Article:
- D-Range Optimizer: Enables the camera's dynamic range optimization tool. Choices here are Off, Standard, or Advanced.
- White Balance: Sets the camera's white balance mode to Auto, Daylight, Shade, Cloudy, Tungsten, Fluorescent, or Flash presets, each with a fine tuning adjustment range. Also available are a range of Kelvin temperature settings and a manual adjustment.
- ISO: Accesses the camera's sensitivity settings. Choices are Auto, or 100, 200, 400, 800, 1,600, Lo 80, and Hi 200 equivalents.
- Focus: Lets the user adjust the camera's focus mode and area selection. Under Area Selection, options are Wide, Spot, or Focus Area Selection (manual). Under AF mode, options are Single-shot, Direct Manual Focus, Automatic, and Continuous.
- Flash Mode: Adjusts the camera's built-in flash mode to Auto, Fill, Rear Sync, or Wireless, and also provides an intensity adjustment.
- Metering Mode: The final position on the dial, this option lets you adjust the camera's metering method. Choices are Multi-Segment, Center-Weighted, and Spot.
Power Switch: Located in the top left corner of the rear panel, this sliding switch turns the camera on or off.
Menu Button: The top button in a series lining the left side of the LCD monitor, this button calls up the menu system. Pressing it a second time returns to the LCD's Status display.
Display Button: Directly below the Menu button, this button controls the LCD information display in Record and Playback modes. Though the LCD monitor does not provide any image preview, it does report the camera's exposure settings. Pressing this button cycles between the full information display, basic display, and no display (disables the LCD entirely). In Playback mode, this button cycles between an information overlay, no information, and the index display.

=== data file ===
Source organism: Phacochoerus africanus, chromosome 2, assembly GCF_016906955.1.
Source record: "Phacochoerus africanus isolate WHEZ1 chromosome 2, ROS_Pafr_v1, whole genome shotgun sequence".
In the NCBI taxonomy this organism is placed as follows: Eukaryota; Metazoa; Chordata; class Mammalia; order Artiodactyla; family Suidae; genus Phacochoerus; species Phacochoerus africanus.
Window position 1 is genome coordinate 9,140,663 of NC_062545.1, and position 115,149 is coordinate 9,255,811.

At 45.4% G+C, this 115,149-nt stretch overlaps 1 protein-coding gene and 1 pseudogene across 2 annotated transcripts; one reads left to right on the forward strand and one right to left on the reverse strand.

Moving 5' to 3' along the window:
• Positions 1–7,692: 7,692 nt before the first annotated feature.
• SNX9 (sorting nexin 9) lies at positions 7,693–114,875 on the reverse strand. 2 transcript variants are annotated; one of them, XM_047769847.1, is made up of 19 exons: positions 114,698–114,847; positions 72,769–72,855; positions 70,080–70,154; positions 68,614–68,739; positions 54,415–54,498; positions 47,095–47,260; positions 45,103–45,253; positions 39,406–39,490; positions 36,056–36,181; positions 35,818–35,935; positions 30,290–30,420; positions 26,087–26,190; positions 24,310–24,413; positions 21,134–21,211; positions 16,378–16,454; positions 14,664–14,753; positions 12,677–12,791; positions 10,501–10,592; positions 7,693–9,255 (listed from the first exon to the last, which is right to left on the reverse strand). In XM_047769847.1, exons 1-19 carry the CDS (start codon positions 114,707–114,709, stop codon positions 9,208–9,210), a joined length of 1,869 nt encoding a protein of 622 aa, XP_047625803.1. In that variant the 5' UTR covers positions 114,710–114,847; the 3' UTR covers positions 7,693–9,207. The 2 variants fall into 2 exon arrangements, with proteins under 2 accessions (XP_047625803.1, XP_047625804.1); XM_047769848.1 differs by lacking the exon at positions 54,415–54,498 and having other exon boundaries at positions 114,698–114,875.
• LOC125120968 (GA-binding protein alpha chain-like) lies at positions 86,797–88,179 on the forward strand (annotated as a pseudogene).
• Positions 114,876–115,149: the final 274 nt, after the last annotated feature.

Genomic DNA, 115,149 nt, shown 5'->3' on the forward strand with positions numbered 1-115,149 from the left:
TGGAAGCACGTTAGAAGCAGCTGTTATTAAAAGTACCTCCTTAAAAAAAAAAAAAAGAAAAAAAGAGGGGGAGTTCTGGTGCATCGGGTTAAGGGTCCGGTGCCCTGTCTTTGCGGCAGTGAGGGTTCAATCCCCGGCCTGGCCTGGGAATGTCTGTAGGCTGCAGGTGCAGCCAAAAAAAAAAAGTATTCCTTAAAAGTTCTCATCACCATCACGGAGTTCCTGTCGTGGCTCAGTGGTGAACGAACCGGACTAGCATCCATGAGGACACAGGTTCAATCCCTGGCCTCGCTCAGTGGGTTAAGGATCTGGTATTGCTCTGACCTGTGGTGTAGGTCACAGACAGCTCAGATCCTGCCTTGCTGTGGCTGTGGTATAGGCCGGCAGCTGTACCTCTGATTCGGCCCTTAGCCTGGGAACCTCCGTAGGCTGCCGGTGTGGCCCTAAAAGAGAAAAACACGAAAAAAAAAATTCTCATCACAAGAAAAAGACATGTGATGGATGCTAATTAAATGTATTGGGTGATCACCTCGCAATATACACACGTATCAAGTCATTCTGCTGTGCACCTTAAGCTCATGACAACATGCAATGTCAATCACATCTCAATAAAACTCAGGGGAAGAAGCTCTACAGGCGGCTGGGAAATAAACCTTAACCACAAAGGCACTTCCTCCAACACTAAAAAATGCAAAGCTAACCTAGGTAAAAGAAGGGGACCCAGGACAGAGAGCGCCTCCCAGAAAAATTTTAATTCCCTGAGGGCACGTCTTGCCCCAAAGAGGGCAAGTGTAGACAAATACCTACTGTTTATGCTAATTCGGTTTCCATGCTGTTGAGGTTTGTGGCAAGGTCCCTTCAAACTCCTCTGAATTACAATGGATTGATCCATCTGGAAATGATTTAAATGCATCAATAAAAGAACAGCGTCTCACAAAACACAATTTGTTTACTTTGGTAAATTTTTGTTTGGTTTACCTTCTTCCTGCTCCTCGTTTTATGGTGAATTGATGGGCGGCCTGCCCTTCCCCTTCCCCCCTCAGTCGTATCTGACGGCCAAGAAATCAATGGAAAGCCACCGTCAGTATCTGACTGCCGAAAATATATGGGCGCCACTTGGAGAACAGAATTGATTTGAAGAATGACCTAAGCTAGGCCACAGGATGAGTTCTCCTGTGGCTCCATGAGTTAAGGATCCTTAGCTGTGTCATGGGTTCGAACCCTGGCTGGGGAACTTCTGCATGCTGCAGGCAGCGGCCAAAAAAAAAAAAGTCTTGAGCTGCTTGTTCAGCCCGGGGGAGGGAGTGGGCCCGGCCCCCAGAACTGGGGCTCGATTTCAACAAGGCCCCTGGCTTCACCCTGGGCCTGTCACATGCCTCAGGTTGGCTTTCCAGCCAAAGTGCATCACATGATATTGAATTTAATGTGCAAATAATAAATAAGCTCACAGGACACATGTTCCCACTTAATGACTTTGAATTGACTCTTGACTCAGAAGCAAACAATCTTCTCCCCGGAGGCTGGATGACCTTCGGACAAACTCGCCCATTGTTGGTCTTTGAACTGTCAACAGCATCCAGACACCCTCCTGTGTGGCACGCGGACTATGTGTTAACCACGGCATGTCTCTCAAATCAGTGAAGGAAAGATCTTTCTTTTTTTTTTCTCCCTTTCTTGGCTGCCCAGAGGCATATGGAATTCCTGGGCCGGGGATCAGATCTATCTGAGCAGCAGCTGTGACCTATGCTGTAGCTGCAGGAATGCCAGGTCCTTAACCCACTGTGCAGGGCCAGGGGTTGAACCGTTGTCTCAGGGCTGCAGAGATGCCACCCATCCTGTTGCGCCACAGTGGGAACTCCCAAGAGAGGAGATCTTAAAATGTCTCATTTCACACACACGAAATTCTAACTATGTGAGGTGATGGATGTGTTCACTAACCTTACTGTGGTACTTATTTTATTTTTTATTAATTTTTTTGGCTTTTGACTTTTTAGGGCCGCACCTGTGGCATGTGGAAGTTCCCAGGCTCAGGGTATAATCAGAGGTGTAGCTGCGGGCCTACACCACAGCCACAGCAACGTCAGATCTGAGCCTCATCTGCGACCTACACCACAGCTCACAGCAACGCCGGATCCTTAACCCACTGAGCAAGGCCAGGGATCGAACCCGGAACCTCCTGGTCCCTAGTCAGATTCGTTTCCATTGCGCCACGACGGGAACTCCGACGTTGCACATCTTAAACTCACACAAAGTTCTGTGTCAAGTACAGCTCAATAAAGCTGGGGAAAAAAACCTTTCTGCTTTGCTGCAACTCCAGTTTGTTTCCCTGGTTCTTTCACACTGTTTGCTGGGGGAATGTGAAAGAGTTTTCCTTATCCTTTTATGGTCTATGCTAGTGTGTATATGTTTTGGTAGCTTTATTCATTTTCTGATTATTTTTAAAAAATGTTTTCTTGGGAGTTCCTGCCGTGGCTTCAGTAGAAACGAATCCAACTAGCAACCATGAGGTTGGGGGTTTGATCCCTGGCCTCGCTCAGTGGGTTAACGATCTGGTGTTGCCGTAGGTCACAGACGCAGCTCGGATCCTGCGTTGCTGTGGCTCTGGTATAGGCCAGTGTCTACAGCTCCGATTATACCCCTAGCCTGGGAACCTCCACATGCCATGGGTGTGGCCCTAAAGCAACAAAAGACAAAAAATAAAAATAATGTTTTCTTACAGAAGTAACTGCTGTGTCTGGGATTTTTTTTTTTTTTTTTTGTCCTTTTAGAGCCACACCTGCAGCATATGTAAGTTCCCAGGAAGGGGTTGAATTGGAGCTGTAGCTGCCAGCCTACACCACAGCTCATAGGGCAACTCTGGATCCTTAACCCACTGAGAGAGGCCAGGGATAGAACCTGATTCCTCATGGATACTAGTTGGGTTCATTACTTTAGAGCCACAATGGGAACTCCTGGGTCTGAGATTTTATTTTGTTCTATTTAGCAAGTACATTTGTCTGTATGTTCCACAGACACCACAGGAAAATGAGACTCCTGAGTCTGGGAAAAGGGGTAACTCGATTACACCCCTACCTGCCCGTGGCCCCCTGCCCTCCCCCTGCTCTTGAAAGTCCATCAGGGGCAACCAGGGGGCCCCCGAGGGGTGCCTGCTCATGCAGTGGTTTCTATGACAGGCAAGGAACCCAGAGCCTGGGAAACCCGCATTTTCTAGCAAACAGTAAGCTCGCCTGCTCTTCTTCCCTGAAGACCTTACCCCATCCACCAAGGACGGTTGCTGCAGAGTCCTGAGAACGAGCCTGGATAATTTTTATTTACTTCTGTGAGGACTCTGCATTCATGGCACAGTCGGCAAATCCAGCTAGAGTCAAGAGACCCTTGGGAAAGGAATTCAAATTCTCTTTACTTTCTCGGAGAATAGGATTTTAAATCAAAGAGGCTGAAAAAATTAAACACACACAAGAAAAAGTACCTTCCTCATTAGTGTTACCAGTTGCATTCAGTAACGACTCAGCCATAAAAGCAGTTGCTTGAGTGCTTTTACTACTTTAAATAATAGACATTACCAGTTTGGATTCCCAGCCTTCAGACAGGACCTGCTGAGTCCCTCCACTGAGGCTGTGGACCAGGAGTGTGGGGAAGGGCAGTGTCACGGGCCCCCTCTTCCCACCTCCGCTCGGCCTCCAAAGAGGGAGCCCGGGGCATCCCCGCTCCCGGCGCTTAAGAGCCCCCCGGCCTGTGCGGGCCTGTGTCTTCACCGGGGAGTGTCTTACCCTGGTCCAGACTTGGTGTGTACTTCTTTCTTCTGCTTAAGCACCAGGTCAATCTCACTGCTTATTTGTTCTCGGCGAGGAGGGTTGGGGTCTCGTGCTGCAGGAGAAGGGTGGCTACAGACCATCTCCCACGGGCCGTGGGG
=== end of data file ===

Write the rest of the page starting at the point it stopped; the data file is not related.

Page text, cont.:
Delete Button: Right below the Display button, in Playback mode, the Delete button prompts the camera to ask if you want to delete a displayed image.
Playback Button: The final button in the series on the left side of the LCD monitor, this button accesses the camera's Playback mode, so that you can review any captured images. Once in Playback mode, a second press of the Playback button returns to Record mode. (You can also press the Shutter button.)
Diopter Control Dial: Practically hidden on the top right side of the optical viewfinder, this tiny dial adjusts the viewfinder display to accommodate eyeglass wearers.
Exposure Compensation Button: Just right of the viewfinder eyepiece on the rear panel, this button shifts the control dial to set exposure compensation in Auto, P, A, and S exposure modes or any Scene mode. In Playback mode, it zooms out from an enlarged view.
AE Lock Button: To the right of the Exposure Compensation button, this button locks the exposure. When using the flash in Program, Aperture Priority, or Full Auto exposure modes, this button accesses the Slow-Sync flash function. Pressing and holding the button locks the exposure, and the flash output is based on the locked reading. In Playback mode, this button enlarges captured images.
Multi-controller and Spot AF / OK Button: Right of the LCD monitor, this rocker control steps through selections within the LCD menu system and interacts with various status messages or requests for confirmation that appear on the LCD screen. You navigate the menus by pressing one of the four arrows around the control's periphery, and confirm selections by pressing the Spot AF / OK button in the center of the control. When selecting an AF area, the rocker actually moves in eight directions, giving you more flexibility in moving the AF point. In Playback mode, the right and left arrows scroll through captured images on the memory card, while the up arrow activates a histogram display and the down arrow rotates the image 90 degrees counterclockwise, clockwise, then back to the original orientation with each press. In Record mode, when the AF Area mode is set to Wide, pressing and holding the center of the control switches the camera to Spot autofocus mode as long as it's held down.
Super SteadyShot Switch: In the lower right corner of the rear panel, this switch turns the camera's image stabilization system on and off.
Battery Compartment Latch: Located in the battery compartment door on the bottom of the camera, this latch unlocks and opens the battery compartment cover.
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Note: For details, test results, and analysis of the many tests done with this camera, please click on the tabs at the beginning of the review or below.